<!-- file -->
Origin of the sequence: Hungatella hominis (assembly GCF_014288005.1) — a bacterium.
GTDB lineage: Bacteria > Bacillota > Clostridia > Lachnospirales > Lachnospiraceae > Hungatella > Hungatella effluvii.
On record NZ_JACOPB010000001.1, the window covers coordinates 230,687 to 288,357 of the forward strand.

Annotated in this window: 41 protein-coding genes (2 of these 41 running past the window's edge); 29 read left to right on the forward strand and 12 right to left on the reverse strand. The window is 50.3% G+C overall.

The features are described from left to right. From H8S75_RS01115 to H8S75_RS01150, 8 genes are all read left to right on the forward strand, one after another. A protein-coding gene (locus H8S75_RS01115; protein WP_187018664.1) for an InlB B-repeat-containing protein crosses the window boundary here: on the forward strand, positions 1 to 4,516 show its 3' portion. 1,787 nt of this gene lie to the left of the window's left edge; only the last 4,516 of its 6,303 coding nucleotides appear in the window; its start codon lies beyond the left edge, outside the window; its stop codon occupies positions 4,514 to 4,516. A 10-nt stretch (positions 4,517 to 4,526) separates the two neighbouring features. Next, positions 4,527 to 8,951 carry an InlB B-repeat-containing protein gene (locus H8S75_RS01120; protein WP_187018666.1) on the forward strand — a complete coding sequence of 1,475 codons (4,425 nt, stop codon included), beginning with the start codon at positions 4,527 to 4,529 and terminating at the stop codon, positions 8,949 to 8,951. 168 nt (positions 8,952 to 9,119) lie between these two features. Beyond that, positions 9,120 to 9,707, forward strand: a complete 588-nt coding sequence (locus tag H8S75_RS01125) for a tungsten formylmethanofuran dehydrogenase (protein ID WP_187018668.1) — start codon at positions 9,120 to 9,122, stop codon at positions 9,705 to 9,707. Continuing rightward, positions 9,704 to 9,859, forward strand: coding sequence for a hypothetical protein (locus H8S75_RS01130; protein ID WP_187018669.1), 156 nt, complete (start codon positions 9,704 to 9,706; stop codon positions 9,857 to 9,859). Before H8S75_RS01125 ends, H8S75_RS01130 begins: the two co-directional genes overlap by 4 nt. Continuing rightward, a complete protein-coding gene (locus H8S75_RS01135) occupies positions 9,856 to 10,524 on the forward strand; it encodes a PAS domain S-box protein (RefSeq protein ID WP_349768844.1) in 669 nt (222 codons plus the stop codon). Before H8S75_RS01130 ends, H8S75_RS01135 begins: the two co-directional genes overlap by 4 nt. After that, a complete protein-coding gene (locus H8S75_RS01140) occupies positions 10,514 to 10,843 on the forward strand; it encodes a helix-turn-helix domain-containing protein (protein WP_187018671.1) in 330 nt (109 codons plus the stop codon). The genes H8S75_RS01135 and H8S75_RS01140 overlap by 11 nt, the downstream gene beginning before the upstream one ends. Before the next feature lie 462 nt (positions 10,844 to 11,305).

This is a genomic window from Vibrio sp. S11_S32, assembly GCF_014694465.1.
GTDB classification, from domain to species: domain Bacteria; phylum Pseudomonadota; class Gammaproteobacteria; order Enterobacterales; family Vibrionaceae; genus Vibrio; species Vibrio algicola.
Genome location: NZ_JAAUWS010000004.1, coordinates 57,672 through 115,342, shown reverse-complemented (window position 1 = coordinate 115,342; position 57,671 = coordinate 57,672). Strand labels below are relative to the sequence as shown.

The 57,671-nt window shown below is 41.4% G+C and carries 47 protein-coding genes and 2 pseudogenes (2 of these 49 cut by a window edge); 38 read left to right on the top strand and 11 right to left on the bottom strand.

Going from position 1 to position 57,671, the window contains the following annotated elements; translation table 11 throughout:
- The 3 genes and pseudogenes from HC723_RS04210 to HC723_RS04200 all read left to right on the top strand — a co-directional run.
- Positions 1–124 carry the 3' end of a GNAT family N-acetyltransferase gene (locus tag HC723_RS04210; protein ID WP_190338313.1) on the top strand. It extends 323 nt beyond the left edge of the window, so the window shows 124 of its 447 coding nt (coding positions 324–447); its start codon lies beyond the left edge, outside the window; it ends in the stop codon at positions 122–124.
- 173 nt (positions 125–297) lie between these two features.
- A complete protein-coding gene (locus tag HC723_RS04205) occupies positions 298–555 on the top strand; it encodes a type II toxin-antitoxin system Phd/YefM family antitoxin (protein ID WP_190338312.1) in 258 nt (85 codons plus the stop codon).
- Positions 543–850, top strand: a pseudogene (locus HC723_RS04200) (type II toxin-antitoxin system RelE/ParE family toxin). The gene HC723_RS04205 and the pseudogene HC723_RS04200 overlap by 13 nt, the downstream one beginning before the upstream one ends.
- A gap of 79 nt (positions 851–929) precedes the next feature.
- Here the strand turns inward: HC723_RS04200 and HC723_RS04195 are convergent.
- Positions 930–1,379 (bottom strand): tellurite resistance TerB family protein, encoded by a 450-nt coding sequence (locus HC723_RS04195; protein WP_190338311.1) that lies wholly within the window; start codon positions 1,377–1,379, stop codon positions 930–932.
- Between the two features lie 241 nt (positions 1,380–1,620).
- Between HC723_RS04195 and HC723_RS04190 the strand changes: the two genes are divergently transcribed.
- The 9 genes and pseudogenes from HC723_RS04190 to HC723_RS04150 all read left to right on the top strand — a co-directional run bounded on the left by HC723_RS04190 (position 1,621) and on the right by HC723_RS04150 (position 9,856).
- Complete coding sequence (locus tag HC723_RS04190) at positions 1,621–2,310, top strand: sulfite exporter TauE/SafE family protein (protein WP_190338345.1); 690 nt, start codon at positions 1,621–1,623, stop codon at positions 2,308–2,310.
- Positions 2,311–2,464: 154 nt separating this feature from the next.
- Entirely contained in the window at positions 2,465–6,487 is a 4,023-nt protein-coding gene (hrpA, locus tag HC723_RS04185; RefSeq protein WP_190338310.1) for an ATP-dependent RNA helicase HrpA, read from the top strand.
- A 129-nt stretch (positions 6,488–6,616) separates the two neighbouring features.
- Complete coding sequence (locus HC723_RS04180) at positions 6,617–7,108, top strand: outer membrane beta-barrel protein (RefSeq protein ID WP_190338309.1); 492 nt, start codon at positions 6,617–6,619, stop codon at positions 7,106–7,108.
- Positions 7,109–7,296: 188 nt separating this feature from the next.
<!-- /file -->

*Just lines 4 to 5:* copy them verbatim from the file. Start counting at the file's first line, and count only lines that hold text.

Annotated in this window: 41 protein-coding genes (2 of these 41 running past the window's edge); 29 read left to right on the forward strand and 12 right to left on the reverse strand. The window is 50.3% G+C overall.

The features are described from left to right. From H8S75_RS01115 to H8S75_RS01150, 8 genes are all read left to right on the forward strand, one after another. A protein-coding gene (locus H8S75_RS01115; protein WP_187018664.1) for an InlB B-repeat-containing protein crosses the window boundary here: on the forward strand, positions 1 to 4,516 show its 3' portion. 1,787 nt of this gene lie to the left of the window's left edge; only the last 4,516 of its 6,303 coding nucleotides appear in the window; its start codon lies beyond the left edge, outside the window; its stop codon occupies positions 4,514 to 4,516. A 10-nt stretch (positions 4,517 to 4,526) separates the two neighbouring features. Next, positions 4,527 to 8,951 carry an InlB B-repeat-containing protein gene (locus H8S75_RS01120; protein WP_187018666.1) on the forward strand — a complete coding sequence of 1,475 codons (4,425 nt, stop codon included), beginning with the start codon at positions 4,527 to 4,529 and terminating at the stop codon, positions 8,949 to 8,951. 168 nt (positions 8,952 to 9,119) lie between these two features. Beyond that, positions 9,120 to 9,707, forward strand: a complete 588-nt coding sequence (locus tag H8S75_RS01125) for a tungsten formylmethanofuran dehydrogenase (protein ID WP_187018668.1) — start codon at positions 9,120 to 9,122, stop codon at positions 9,705 to 9,707. Continuing rightward, positions 9,704 to 9,859, forward strand: coding sequence for a hypothetical protein (locus H8S75_RS01130; protein ID WP_187018669.1), 156 nt, complete (start codon positions 9,704 to 9,706; stop codon positions 9,857 to 9,859). Before H8S75_RS01125 ends, H8S75_RS01130 begins: the two co-directional genes overlap by 4 nt. Continuing rightward, a complete protein-coding gene (locus H8S75_RS01135) occupies positions 9,856 to 10,524 on the forward strand; it encodes a PAS domain S-box protein (RefSeq protein ID WP_349768844.1) in 669 nt (222 codons plus the stop codon). Before H8S75_RS01130 ends, H8S75_RS01135 begins: the two co-directional genes overlap by 4 nt. After that, a complete protein-coding gene (locus H8S75_RS01140) occupies positions 10,514 to 10,843 on the forward strand; it encodes a helix-turn-helix domain-containing protein (protein WP_187018671.1) in 330 nt (109 codons plus the stop codon). The genes H8S75_RS01135 and H8S75_RS01140 overlap by 11 nt, the downstream gene beginning before the upstream one ends. Before the next feature lie 462 nt (positions 10,844 to 11,305).